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Latitude: 55.8212 / 55°49'16"N
Longitude: -3.0805 / 3°4'49"W
OS Eastings: 332399
OS Northings: 659186
OS Grid: NT323591
Mapcode National: GBR 61X4.W3
Mapcode Global: WH6T7.NY99
Entry Name: Arniston Policies, Grotto
Listing Date: 22 January 1971
Source: Historic Scotland
Source ID: 331241
Historic Scotland Designation Reference: LB811
Building Class: Cultural
Electoral Ward: Midlothian South
Traditional County: Midlothian
Mid 18th century. Asymmetrical, rustic grotto set into hillside. Randomly arranged unhewn stones. Round arches with rusticated dressings.
S (PRINCIPAL) ELEVATION: asymmetrical, 4 bay; arched recess to penultimate bay to left surmounted by carved stone panel; niche to centre with carved panel above dated "1644" reading "QUID SIS QUID FUER IS SEMPER MEDITERUS OMNEM CREDE DIE TIBI DILUXISSE SUPREMUM"; niche seats to left and right walls. Small niches to outer left and right with decorative nailhead keystones and imposts. Barrel vaulted tunnel to penultimate bay to right leading to N. Wall rises above hillside to form parapet.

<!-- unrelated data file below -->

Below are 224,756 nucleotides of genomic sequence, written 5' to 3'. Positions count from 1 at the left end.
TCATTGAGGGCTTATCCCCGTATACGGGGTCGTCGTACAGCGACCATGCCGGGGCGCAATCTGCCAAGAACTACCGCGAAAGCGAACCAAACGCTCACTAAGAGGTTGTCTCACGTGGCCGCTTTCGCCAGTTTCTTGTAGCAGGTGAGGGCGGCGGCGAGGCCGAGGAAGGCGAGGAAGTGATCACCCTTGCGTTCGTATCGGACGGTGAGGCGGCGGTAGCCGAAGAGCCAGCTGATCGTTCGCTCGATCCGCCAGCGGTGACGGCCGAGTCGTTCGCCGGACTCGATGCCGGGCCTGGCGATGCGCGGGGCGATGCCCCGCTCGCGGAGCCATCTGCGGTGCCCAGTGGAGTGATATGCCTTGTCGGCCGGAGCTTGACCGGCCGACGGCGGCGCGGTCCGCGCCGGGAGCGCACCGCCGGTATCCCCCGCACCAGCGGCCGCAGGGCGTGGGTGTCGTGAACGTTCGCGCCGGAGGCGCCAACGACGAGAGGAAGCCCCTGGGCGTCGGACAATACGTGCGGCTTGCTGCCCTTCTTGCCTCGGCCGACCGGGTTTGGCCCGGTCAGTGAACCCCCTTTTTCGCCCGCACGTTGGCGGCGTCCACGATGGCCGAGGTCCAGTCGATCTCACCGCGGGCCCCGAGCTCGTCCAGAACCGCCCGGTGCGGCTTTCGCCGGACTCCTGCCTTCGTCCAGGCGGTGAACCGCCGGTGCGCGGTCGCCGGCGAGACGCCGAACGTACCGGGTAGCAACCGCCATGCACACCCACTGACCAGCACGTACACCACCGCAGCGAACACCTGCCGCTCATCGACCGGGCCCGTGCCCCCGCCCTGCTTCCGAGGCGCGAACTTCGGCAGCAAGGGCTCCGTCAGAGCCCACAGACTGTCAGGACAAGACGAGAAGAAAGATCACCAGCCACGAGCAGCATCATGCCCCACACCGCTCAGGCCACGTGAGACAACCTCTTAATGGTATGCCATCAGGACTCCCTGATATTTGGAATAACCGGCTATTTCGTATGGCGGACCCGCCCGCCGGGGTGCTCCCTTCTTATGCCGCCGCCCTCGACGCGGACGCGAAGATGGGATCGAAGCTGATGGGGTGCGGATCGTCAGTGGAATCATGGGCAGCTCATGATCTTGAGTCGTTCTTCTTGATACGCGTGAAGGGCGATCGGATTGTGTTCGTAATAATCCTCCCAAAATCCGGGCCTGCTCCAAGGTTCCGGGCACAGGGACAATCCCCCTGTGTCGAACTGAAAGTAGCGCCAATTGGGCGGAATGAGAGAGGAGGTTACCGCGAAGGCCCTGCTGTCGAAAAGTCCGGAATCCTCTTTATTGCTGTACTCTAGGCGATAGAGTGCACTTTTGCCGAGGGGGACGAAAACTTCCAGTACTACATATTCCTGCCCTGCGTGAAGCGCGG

N ELEVATION: droved coursed sandstone archway with open pediment enclosing carved panel, reading "HELITEBINE DULCES ETIAM SI CREDIS AMOENAE".
The exact date of the Grotto is unclear. T Buxbaum suggests it was designed by William Adam at the same time as the house, but there appears to be no documentary evidence to support this. It seems more likely that it was built later in the century when Arniston grounds were informalised. It is thought that the carved stones and panels on the Grotto originated on Old Arniston House, some of which is incorporated into the present building (see separate listing). It has also been suggested that some of the stones could have belonged on Parliament House, Edinburgh, which was re faced by Robert Reid in 1803. Lord Chief Baron Robert Dundas (1758-1819) brought cartloads of the architectural fragments from Parliament house, were they "were treated as mere rubbish" (Arniston Memoirs p297), to Arniston where they were incorporated into picturesque structures in the walled and sunken gardens (see separate listings). Other fragments were acquired by famous writer and antiquarian Walter Scott for his house at Abbotsford.
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